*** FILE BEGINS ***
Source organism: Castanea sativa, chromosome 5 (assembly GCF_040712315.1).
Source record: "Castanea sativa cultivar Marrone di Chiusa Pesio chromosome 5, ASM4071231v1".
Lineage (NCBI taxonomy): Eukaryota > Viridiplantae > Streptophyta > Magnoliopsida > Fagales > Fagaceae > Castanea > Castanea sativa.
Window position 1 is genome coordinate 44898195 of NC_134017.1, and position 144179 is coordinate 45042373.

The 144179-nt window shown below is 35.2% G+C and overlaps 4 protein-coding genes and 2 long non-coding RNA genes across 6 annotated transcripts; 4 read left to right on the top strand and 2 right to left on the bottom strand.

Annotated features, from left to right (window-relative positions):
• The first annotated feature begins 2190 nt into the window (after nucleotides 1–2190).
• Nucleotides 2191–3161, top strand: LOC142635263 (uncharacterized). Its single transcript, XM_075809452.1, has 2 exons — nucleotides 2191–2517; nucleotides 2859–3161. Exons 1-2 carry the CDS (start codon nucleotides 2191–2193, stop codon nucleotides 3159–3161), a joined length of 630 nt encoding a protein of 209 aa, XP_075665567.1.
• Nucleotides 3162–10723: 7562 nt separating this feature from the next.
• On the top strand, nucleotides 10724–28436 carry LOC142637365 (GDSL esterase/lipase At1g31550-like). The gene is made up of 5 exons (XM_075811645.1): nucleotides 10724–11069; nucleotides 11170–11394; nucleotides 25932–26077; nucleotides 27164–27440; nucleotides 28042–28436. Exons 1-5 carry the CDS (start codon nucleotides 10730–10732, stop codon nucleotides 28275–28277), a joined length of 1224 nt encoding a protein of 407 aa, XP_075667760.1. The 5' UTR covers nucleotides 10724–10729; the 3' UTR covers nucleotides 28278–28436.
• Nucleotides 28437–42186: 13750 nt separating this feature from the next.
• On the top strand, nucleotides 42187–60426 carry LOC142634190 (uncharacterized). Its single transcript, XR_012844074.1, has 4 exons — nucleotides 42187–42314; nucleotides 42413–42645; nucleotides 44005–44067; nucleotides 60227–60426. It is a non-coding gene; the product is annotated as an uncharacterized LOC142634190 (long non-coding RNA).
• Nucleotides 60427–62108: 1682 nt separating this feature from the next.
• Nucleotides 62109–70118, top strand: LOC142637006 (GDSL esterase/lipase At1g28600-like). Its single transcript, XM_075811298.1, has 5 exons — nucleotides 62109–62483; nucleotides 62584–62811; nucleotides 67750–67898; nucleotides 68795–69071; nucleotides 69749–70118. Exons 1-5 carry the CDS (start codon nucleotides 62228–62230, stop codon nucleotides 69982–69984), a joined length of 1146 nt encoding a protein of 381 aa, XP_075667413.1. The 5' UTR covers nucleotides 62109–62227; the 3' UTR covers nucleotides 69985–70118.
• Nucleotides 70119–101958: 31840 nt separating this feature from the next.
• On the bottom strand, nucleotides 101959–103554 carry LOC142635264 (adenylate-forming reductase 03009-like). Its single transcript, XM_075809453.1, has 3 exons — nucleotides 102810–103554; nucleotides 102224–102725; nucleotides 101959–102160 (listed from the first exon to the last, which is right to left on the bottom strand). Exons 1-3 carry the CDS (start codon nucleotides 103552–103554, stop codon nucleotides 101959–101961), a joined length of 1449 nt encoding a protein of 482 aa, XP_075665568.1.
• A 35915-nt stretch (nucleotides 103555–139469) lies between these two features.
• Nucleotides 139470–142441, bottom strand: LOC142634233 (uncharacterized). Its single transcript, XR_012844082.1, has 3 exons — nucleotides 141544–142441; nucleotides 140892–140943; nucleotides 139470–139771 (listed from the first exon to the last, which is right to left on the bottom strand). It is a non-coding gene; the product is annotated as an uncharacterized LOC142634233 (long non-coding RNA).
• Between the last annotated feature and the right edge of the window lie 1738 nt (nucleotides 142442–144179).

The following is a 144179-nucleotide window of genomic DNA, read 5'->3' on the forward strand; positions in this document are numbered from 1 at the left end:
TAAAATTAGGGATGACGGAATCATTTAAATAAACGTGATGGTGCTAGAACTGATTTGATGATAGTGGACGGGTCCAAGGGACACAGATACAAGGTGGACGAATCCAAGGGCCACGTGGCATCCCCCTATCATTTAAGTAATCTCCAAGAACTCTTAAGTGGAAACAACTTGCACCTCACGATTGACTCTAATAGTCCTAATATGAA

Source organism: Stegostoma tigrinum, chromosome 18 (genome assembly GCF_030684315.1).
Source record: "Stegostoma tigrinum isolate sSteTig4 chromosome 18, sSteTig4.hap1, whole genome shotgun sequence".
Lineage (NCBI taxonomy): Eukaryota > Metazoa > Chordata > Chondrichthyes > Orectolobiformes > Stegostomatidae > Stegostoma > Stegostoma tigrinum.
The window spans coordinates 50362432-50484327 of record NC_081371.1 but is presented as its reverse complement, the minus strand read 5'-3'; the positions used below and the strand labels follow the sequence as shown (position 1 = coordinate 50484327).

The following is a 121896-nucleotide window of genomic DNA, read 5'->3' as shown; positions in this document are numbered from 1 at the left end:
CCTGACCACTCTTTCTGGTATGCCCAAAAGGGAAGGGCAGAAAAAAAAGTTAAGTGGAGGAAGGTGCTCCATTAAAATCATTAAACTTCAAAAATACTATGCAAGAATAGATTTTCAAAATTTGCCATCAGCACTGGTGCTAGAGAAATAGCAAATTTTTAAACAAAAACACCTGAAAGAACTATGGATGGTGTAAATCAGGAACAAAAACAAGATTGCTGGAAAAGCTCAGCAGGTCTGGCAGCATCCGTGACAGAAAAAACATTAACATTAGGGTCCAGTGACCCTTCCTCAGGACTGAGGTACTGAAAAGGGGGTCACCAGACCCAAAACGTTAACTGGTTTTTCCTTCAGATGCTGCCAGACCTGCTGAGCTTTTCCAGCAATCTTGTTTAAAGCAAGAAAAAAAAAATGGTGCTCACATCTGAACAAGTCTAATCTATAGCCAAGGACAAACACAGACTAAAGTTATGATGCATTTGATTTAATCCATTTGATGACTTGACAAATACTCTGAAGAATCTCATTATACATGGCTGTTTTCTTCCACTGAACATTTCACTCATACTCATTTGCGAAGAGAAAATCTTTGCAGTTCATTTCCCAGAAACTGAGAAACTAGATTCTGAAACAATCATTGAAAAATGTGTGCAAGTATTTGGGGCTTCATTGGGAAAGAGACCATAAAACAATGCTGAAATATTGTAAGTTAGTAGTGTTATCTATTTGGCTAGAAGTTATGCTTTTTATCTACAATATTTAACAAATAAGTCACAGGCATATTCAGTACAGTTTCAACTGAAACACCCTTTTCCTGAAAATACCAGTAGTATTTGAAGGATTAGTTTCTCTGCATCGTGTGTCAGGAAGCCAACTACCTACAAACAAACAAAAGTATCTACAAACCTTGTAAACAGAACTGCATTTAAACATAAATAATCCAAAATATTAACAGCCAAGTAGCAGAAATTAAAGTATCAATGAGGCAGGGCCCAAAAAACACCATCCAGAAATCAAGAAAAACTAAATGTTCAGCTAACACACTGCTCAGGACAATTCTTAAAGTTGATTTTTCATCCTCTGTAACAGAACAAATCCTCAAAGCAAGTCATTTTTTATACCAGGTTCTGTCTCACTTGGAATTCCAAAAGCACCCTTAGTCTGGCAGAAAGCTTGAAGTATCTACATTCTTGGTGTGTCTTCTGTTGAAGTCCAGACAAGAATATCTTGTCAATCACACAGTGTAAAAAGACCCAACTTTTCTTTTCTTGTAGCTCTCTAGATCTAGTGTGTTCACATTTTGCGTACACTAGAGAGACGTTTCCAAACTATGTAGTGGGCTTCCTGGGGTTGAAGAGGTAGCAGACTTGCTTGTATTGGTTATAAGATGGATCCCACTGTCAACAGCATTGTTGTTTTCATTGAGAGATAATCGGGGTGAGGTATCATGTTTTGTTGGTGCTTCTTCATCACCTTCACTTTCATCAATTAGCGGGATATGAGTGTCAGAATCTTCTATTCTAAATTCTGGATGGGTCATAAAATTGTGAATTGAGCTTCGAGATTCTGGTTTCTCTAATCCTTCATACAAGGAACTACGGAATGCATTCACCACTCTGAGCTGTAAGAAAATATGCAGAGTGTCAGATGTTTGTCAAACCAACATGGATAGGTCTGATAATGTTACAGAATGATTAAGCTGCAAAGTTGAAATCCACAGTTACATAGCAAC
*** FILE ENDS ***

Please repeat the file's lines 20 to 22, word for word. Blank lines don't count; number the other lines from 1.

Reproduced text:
The following is a 144179-nucleotide window of genomic DNA, read 5'->3' on the forward strand; positions in this document are numbered from 1 at the left end:
TAAAATTAGGGATGACGGAATCATTTAAATAAACGTGATGGTGCTAGAACTGATTTGATGATAGTGGACGGGTCCAAGGGACACAGATACAAGGTGGACGAATCCAAGGGCCACGTGGCATCCCCCTATCATTTAAGTAATCTCCAAGAACTCTTAAGTGGAAACAACTTGCACCTCACGATTGACTCTAATAGTCCTAATATGAA

Source organism: Stegostoma tigrinum, chromosome 18 (genome assembly GCF_030684315.1).